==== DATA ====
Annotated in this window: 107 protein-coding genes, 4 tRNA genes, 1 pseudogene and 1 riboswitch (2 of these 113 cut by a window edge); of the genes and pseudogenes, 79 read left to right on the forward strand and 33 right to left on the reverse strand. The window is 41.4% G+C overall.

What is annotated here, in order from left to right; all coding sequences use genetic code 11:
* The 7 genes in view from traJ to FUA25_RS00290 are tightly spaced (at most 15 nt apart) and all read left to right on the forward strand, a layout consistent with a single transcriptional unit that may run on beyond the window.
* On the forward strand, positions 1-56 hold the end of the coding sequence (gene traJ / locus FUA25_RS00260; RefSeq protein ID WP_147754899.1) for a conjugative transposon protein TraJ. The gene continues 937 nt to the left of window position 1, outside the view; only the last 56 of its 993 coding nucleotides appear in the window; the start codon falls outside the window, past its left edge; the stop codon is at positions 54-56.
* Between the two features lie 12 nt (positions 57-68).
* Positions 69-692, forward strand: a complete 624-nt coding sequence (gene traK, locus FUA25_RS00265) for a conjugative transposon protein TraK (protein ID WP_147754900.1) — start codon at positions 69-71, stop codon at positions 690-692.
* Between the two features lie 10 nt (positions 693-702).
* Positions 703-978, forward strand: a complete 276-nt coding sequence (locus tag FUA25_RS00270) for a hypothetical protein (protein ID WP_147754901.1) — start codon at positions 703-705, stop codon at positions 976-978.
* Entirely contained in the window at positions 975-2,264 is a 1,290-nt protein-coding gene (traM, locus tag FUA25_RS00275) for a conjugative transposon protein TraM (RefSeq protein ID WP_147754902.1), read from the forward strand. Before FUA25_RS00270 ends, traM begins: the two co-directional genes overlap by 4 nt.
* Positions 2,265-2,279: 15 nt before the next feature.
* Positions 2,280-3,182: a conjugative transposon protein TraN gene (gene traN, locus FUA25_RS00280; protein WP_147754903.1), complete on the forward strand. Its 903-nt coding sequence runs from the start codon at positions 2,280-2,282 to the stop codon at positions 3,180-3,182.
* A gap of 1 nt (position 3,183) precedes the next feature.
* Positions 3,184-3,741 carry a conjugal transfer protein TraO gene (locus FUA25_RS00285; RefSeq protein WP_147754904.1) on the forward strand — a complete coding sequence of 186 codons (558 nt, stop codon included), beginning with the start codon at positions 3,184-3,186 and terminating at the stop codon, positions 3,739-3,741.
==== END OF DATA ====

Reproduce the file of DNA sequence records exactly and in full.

Annotated in this window: 107 protein-coding genes, 4 tRNA genes, 1 pseudogene and 1 riboswitch (2 of these 113 cut by a window edge); of the genes and pseudogenes, 79 read left to right on the forward strand and 33 right to left on the reverse strand. The window is 41.4% G+C overall.

What is annotated here, in order from left to right; all coding sequences use genetic code 11:
* The 7 genes in view from traJ to FUA25_RS00290 are tightly spaced (at most 15 nt apart) and all read left to right on the forward strand, a layout consistent with a single transcriptional unit that may run on beyond the window.
* On the forward strand, positions 1-56 hold the end of the coding sequence (gene traJ / locus FUA25_RS00260; RefSeq protein ID WP_147754899.1) for a conjugative transposon protein TraJ. The gene continues 937 nt to the left of window position 1, outside the view; only the last 56 of its 993 coding nucleotides appear in the window; the start codon falls outside the window, past its left edge; the stop codon is at positions 54-56.
* Between the two features lie 12 nt (positions 57-68).
* Positions 69-692, forward strand: a complete 624-nt coding sequence (gene traK, locus FUA25_RS00265) for a conjugative transposon protein TraK (protein ID WP_147754900.1) — start codon at positions 69-71, stop codon at positions 690-692.
* Between the two features lie 10 nt (positions 693-702).
* Positions 703-978, forward strand: a complete 276-nt coding sequence (locus tag FUA25_RS00270) for a hypothetical protein (protein ID WP_147754901.1) — start codon at positions 703-705, stop codon at positions 976-978.
* Entirely contained in the window at positions 975-2,264 is a 1,290-nt protein-coding gene (traM, locus tag FUA25_RS00275) for a conjugative transposon protein TraM (RefSeq protein ID WP_147754902.1), read from the forward strand. Before FUA25_RS00270 ends, traM begins: the two co-directional genes overlap by 4 nt.
* Positions 2,265-2,279: 15 nt before the next feature.
* Positions 2,280-3,182: a conjugative transposon protein TraN gene (gene traN, locus FUA25_RS00280; protein WP_147754903.1), complete on the forward strand. Its 903-nt coding sequence runs from the start codon at positions 2,280-2,282 to the stop codon at positions 3,180-3,182.
* A gap of 1 nt (position 3,183) precedes the next feature.
* Positions 3,184-3,741 carry a conjugal transfer protein TraO gene (locus FUA25_RS00285; RefSeq protein WP_147754904.1) on the forward strand — a complete coding sequence of 186 codons (558 nt, stop codon included), beginning with the start codon at positions 3,184-3,186 and terminating at the stop codon, positions 3,739-3,741.